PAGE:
Tensions rise between UNC Health Care, Vidant Health
Tensions between competitive hospitals aren’t unusual, but the tiff between UNC Health Care and Vidant Health is unusually hot — and complicated. The bigger Chapel Hill-based system is part of a “coordinated effort by outside interests and Raleigh politicians to take [a] dominant position in governance, deal terms, etc.” in eastern North Carolina health care, Vidant said in a May statement.
For evidence, Vidant officials pointed to a report commissioned by the UNC System Board of Governors that analyzed UNC Health Care’s potential merger and acquisition strategies. Cain Brothers, a New York-based consultant, noted that four major N.C. hospital systems — HCA Healthcare, Atrium Health, Novant Health and Duke Health — each have aggressive growth plans. To stay competitive, the report cited four potential merger strategies, including two that involved Vidant. The Greenville system’s statement noted the report reflects a UNC “strategy to dominate the region.”
Harry Smith, chairman of UNC’s governing board, compared the report to brainstorming and not a smoking gun suggesting an imminent consolidation. While Vidant is an independent not-for-profit authority, it is entangled with the UNC System because of its close relationship with East Carolina University’s Brody School of Medicine. Meanwhile, the Chapel Hill med school is part of UNC Health Care, which competes with Vidant.
While Vidant criticized the “attack by Raleigh politicians,” a May 2018 email from Vidant CEO Mike Waldrum surfaced in June, suggesting that he had himself broached the subject of a partnership with UNC Health Care. “I’m highly committed to navigate these complex issues in a collaborative and rigorous way, with the hopes that we can find mutually beneficial solutions,” Waldrum said in the note to Smith, adding that he favored a private meeting between the two parties. A subsequent meeting between leaders of the two groups ended inconclusively, Smith says.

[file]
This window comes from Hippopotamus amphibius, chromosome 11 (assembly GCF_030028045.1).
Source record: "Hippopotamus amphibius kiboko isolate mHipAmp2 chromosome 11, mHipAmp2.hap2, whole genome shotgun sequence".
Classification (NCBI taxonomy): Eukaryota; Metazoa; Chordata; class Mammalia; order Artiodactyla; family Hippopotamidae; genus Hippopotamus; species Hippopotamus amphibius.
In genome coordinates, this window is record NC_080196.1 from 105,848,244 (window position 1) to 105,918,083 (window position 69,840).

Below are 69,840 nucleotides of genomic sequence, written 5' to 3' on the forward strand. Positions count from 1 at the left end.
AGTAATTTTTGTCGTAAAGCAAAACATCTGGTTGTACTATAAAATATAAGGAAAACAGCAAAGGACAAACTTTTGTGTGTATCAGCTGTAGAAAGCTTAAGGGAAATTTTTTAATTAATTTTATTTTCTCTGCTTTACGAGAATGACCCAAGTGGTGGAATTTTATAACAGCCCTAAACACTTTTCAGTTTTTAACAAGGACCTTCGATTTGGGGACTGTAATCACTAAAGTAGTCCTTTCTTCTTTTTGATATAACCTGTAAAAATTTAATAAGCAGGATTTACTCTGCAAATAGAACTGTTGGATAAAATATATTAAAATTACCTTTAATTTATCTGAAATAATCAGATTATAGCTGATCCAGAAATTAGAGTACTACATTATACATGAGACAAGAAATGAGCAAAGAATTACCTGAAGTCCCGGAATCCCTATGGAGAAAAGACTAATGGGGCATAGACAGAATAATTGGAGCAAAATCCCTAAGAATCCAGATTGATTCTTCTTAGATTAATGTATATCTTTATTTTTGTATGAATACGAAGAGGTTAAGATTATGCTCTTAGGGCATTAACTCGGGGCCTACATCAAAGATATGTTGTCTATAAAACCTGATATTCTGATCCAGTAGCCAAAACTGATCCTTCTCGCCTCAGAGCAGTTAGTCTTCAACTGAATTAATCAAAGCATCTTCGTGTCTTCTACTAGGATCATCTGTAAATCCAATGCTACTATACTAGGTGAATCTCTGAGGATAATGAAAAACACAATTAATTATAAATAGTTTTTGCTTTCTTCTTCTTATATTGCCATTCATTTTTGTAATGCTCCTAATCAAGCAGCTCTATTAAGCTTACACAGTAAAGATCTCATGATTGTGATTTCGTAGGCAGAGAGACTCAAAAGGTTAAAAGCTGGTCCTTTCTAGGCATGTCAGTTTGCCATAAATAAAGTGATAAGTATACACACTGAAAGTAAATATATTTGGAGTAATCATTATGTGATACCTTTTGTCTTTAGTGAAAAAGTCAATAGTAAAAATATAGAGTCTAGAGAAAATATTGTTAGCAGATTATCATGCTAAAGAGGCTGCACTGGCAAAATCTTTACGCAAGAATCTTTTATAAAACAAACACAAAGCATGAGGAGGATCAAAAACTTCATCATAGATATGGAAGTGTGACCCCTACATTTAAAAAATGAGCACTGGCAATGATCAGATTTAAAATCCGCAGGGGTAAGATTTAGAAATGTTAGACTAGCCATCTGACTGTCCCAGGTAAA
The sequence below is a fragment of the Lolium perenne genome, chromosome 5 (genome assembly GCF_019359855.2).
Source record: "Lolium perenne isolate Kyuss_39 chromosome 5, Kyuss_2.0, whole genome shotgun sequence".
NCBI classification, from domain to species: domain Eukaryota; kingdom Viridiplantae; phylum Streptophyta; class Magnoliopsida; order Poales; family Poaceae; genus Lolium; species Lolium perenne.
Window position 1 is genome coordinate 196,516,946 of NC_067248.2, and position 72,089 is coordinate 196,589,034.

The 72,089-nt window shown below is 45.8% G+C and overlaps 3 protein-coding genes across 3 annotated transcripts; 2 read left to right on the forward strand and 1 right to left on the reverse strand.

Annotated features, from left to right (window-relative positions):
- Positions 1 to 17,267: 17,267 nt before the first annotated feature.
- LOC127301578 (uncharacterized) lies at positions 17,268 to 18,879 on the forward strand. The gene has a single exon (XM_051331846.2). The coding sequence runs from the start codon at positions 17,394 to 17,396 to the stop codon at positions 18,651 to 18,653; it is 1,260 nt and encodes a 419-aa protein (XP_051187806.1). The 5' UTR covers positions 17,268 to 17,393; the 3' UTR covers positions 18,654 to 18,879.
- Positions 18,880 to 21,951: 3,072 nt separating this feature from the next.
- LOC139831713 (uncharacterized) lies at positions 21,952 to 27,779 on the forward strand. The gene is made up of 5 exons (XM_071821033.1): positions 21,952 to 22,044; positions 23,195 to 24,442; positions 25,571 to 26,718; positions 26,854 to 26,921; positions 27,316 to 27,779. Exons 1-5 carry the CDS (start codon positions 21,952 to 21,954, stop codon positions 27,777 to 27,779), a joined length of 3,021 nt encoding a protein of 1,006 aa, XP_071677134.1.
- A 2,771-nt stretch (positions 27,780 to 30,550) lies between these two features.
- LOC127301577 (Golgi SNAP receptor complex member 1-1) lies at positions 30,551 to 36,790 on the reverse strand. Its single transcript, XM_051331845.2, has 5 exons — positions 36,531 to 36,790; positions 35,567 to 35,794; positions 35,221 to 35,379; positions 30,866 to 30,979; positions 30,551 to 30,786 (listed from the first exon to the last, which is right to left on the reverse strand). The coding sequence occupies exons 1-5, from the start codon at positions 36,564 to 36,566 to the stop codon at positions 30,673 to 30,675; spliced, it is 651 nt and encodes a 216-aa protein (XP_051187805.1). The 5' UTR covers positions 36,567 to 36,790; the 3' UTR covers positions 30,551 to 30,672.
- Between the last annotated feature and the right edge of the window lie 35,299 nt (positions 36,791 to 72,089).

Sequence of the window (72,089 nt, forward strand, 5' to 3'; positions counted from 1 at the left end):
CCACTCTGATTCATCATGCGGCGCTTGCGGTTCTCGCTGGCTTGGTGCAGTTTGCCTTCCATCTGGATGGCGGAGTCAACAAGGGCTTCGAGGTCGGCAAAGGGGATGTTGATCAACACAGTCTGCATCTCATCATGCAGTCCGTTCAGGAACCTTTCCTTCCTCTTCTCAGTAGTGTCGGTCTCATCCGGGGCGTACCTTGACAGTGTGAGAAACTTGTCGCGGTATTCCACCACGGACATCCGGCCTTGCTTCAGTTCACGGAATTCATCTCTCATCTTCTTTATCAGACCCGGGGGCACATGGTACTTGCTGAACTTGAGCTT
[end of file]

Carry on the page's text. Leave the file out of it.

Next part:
Vidant said Waldrum’s email was intended only to explore ways to “improve the health and well-being of eastern North Carolina.”
The dispute also heated up when Vidant and the Pitt County Board of Commissioners, which oversees the authority, changed longstanding rules to block UNC from nominating nine of the 20 Vidant board members. UNC responded with a lawsuit to reverse the change. It was pending at press time.
Vidant has eight hospitals, anchored by Vidant Medical Center in Greenville, and is the region’s largest employer, with more than 12,000 workers. It served 1.5 million patients last year and had revenue of about $1.7 billion. Waldrum is paid $1.2 million a year under a five-year contract that was renewed in June amid the squabbling.
Officials of UNC and Vidant know mergers are sweeping health care, and both face tough decisions. Bob Greczyn, chairman of Vidant’s compensation committee, says Waldrum’s contract extension was to ensure leadership stability in “turbulent times” in the industry. UNC’s Smith leaves the door open to reconciliation. “You never say never,” he says. “Bridge burning is never healthy.”